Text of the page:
Once you start upgrading (not velocity but hop ups and barrels n such) the aeg can surpass for range but consistency and near silence can always help to win the day.

In closing the right kind of player can own with a low velocity bolt action. As long as your sneaking and stalking skills are good.
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Old October 8th, 2015, 12:24   #4
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My vsr10 only ended up costing $850 after upgrades and it shot on par with any other $800-$1600 rifle.
On the cheap, your just need to upgrade the barrel and hop rubber (for range and acccuracy), the spring to 380-420fps, and the trigger sears to handle the spring.
The stock cylinder is fine as long as it gives you consistent fps.

I ran my rifle at 380fps for a LONG time, it still shot 260ft but most importantly i could still engage people within 50ft. On the fields i was playing, the typical engagement range was generally 20-100ft

You dont NEED to spent 500 in upgrades to make it shoot great, upgrading the cylinder is mostly for reliability and sometimes doesnt increase consistency at all. And upgrading the trigger is just about reliability (stock sears tend to break), but mostly its about trigger feel.
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Old October 9th, 2015, 01:08   #5
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very interesting ,..that was going to be another question ,..with so many purely going for super high fps I wonder how many times they found themselves in a situation where the enemy got so close they could not take shots for safety ..although the longer range can be done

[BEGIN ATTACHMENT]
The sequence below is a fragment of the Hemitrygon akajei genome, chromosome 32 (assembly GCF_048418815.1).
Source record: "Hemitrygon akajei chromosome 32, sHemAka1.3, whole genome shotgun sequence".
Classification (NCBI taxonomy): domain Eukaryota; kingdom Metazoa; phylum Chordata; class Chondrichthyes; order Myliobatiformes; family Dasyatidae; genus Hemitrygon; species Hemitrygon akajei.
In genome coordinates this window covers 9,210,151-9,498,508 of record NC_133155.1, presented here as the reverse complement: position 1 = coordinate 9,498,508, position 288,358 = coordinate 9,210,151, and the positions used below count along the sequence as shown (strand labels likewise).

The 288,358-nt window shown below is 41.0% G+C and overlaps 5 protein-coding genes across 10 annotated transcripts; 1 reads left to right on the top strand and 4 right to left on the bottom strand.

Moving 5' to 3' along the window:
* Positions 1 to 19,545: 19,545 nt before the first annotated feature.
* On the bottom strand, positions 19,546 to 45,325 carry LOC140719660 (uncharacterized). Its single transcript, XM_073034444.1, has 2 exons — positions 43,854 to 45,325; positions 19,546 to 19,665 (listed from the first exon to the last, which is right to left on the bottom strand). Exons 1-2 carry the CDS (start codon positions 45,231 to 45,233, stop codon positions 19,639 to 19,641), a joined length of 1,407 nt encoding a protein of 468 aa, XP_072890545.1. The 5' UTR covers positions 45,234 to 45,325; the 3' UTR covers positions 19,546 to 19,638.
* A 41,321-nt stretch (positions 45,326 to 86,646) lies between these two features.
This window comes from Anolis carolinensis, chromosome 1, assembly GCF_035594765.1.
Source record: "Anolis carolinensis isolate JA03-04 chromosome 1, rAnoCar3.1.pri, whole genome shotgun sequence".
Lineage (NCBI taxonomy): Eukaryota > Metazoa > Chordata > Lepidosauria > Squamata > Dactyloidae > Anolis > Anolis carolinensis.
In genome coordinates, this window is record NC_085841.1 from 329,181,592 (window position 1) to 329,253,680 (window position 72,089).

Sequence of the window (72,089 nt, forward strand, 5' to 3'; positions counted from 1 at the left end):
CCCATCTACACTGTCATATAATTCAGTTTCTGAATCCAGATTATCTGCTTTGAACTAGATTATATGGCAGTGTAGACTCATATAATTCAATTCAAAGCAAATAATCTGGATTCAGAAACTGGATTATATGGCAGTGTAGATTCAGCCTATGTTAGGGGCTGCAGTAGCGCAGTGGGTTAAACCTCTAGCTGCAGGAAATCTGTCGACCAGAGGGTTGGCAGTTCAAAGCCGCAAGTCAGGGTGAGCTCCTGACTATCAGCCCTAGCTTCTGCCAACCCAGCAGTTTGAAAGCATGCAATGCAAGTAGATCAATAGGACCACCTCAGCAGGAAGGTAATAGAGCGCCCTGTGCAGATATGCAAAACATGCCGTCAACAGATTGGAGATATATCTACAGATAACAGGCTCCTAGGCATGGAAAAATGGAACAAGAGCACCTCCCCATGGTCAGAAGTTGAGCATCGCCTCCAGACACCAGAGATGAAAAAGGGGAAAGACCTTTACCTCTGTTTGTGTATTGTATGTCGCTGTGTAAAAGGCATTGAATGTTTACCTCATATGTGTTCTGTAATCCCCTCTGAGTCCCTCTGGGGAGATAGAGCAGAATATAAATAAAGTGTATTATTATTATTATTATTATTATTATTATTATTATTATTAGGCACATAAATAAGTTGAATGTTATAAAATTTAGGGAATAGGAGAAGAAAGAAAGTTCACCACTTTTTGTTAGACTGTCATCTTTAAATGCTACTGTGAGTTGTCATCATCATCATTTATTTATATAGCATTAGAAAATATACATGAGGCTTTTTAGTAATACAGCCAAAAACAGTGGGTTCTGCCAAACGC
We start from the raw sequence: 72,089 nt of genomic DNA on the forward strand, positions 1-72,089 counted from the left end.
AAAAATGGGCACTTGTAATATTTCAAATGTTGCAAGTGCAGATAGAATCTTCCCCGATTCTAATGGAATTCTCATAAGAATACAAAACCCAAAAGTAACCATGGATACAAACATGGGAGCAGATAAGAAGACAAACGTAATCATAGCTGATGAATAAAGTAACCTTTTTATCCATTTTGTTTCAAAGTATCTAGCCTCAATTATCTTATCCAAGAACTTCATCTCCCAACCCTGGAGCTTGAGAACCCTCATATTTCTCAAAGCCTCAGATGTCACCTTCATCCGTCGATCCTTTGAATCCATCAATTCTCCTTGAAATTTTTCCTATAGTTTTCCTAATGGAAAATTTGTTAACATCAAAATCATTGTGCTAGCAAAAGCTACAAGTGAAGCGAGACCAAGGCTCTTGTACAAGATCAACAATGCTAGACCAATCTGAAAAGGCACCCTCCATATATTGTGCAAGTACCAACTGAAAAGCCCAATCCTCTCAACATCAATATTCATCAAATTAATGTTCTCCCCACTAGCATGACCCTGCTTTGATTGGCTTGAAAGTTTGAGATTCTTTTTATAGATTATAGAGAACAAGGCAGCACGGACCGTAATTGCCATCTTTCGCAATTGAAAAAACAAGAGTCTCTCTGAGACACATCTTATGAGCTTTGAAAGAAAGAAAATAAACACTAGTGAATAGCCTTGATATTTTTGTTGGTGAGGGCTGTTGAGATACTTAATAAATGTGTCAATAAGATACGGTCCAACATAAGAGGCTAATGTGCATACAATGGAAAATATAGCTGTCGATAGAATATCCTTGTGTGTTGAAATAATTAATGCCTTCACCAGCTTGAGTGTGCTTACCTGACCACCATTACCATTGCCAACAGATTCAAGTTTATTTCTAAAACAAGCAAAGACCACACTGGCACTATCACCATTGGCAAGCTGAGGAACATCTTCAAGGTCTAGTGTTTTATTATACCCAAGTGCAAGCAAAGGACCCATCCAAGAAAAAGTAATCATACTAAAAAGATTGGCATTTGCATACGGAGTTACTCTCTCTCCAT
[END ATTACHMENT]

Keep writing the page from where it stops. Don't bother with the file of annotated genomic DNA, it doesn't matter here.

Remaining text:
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Old October 9th, 2015, 09:13   #6
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I run my sniper rifle at 400 fps now. Had it at 450fps for a while, but found that I never even attempted shots over 150 feet. We play in dense wood land here and we rarely have a straight line of sight farther than 100 feet, except in trails, but these are not where you want to be if you are trying to stay hidden. I usually carry an MP9 or an MP5K along with my rifle, so close range engagement is rarely a problem for me.
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Old October 9th, 2015, 11:27   #7
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Originally Posted by dogtoy View Post
very interesting ,..that was going to be another question ,..with so many purely going for super high fps I wonder how many times they found themselves in a situation where the enemy got so close they could not take shots for safety ..although the longer range can be done
Muzzle energy factors into range, but it's a bit more complicated than just fps = range:
Higher muzzle energy allows you to run heavy BBs, which increase your maximum potential range and accuracy.
Ultimately, your maximum potential range is controlled by the weight of your BBs, not the hopup or muzzle energy.